In approximately February 2015, the FBI caused an undercover employee (UCE) to be introduced to Chun.  The UCE purported to be a U.S. citizen who was born in China and working as a consultant to several firms, including an independent contractor for the Department of Defense, among other entities.

During a recorded meeting in March 2015, Chun told the UCE about his relationship with Kolion and Chinese nationals and later explained to the UCE that Kolion had “government backing,” and that approximately five years prior a relative met a “section chief” whom Chun believed was associated with the Chinese government. 

In another recorded meeting in June 2015, Chun told the UCE that he had informed his Chinese associates that the UCE was a consultant who might be in a position to assist them.  Chun said that he wished to act as a “sub-consultant” to the UCE and wanted the UCE to “pay” him “a little bit.”   In July 2015, after coordinating travel to meet Chun’s Chinese associates, Chun met with the UCE in Hungary twice.  During one of the meetings, Chun stated that he knew “firsthand” that the Chinese government was actively recruiting individuals who could provide assistance and that the Chinese government was willing to provide immigration benefits and other compensation in exchange for such assistance.  The UCE told Chun that he had access to sensitive information from the U.S. government.  Chun responded that his Chinese associates would be interested in that type of information and that Chun expected a “cut” of any payment that the UCE received for providing information to the Chinese government.

The count of acting in the United States as an agent of China without providing notice to the Attorney General carries a maximum sentence of 10 years in prison.  The maximum potential sentence is prescribed by Congress and is provided here for informational purposes only, as any sentencing of the defendant will be determined by the judge.

The FBI’s Counterintelligence Division investigated the case.  The prosecution is being handled by Assistant U.S. Attorneys Emil J. Bove III and Andrea L. Surratt of the Southern District of New York’s Terrorism and International Narcotics Unit, with assistance provided by Trial Attorneys Thea D. R. Kendler and David C. Recker of the National Security Division’s Counterintelligence and Export Control Section.  

Thursday, April 14, 2016

Apple Has a Great Chinese Opportunity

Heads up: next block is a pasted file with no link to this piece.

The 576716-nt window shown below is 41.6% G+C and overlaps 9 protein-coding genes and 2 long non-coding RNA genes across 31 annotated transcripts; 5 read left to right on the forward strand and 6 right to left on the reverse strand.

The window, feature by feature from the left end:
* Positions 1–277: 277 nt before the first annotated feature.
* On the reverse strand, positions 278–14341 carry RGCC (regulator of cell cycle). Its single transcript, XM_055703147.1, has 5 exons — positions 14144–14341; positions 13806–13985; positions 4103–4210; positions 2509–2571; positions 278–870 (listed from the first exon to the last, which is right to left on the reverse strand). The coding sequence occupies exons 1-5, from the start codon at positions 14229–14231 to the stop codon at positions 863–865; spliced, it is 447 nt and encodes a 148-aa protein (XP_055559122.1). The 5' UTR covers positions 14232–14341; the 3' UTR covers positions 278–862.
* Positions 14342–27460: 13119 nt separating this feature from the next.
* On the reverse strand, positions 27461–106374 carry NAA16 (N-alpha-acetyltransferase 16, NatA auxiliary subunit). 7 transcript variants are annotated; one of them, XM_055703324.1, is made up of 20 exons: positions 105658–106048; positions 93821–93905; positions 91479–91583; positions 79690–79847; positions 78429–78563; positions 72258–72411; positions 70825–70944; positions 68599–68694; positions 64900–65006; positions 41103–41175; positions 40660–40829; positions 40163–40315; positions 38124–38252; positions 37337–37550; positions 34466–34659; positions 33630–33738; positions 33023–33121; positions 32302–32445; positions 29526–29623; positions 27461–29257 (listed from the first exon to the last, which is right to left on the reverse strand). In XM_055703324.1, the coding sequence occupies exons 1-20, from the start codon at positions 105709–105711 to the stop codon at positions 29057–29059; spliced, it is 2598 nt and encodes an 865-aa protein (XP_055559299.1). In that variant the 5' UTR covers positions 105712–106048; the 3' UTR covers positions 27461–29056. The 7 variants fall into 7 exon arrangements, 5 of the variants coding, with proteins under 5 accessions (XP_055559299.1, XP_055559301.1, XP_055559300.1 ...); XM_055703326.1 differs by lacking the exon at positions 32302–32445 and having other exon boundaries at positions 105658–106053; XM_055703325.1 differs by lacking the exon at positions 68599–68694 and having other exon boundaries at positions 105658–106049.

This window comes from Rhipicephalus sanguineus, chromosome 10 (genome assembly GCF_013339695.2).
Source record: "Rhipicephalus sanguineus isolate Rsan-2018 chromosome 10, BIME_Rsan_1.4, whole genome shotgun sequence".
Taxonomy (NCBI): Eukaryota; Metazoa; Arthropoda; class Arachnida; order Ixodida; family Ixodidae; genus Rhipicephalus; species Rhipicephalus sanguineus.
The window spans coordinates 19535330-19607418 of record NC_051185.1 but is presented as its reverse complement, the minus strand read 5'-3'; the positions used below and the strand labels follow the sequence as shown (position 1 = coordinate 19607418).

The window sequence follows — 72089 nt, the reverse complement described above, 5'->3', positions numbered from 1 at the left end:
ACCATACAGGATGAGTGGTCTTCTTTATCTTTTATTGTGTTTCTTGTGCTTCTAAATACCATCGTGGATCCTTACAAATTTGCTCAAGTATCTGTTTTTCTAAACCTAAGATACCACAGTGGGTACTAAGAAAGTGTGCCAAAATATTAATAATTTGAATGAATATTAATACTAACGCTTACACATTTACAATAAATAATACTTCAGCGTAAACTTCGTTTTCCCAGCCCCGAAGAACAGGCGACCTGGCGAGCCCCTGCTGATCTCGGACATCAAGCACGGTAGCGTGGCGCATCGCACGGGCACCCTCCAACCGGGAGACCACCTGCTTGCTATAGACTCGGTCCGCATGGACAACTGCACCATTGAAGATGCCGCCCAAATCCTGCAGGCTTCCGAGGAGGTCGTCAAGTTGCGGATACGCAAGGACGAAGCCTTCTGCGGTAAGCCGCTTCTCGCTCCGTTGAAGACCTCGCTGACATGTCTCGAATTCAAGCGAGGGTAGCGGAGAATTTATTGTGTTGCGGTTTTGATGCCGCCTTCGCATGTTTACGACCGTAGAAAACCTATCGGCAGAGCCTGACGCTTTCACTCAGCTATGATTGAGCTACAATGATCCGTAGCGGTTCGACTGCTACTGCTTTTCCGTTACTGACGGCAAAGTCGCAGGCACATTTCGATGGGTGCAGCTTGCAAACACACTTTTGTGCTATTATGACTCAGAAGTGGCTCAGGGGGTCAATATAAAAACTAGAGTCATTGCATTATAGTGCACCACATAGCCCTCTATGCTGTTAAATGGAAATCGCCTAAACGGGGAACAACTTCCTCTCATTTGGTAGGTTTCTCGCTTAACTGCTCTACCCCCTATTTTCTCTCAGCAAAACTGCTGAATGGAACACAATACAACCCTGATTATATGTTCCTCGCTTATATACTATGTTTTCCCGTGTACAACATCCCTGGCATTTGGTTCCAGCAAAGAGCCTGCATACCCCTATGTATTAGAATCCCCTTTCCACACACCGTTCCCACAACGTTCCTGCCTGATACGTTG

By Michael Douglas Carlin

Wanda has emerged as the preeminent company building out a chain of movie theaters in China and acquiring AMC that operates a chain of movie theaters. They built their strategy on the old adage it is about butts in seats. Their success in leveraging their Chinese strategy into a brisk American strategy led them to acquire Legendary – a reliable producer of content. But Legendary isn't capable of producing all of the content required by the AMC/Wanda Pipeline. They still need outside relationships. But other Chinese companies are also rising to fill the gaps.

Independent producers and major studios constantly attract new investment into untested films to fuel the spirit of the entertainment industry in China and America. Franchise films with track records rarely need outside investment. There are lots of players in the world of film finance including government incentives, presales, equity investors and others. Chinese money has become one of the jewels in film finance. For every real investor there are hundreds of pretenders.

I have been sitting on the fringe of a Chinese deal in Hollywood for the past 2 ½ years. There have been contracts signed by multiple investors but the money never seems to move. I also sat with a former CEO of a major agency who arrogantly said to me that he had China wired. When it was time for his announced deal to actually fund there was a blow-up, the funds evaporated, and so did most of his agency. But Chinese deals are too lucrative to ignore so they still get pursued at great cost. What if there was a way to take the movement of funds as an issue off of the table?

Apple may be uniquely situated to facilitate investment funds moving out of China. Apple’s iTunes figures to play a key role in the future of digital platforms. Apple has a continued need for product to fuel this digital platform and they could acquire this product by facilitating investment funds flowing out of China. You see, Apple operates a brisk consumer business in China and they are sitting on lots of RMB at any given moment. That consumer business also is a customer base of screens that can view films - eyeballs on screens. Apple also operates a manufacturing operation in China and they ship billions of dollars every year to fund the production of their phones, tablets, computers, and devices.

Apple and Hollywood already enjoy a close relationship. There are many Apple ties into Pixar that was formerly an Apple affiliate. Apple already gets content from many studios and independent producers for their platform. Apple already has the relationship with the Chinese Government. They sit in a unique position to help facilitate investments flowing into Hollywood to develop and produce Hollywood content. But Apple also sits in a unique position to help China build out their movie industry. They have the strategic positioning and relationships to make this happen. The smart production company negotiating with investors in China would begin reaching out to Apple to forge an alliance. The right relationship with Apple takes the movement of money off of the table on announced deals that face delays and eventually fail to fund. As the business model shifts from butts in seats to eyeballs on screens Apple figures to play a key role. The only question is: Will Wanda get to Apple first?

UPDATE: A few days after this article appeared Apple was banned by the Chinese Government. Their movie and iBook apps have been removed from all of their devices in China. That means a tremendous opportunity for the company in China that gets Chinese Government approval to stream movies and partners with Apple. It will be interesting to watch the developing landscape of Chinese movies.

Monday, September 22, 2014

Moving Wealth Out of China

by Michael Douglas Carlin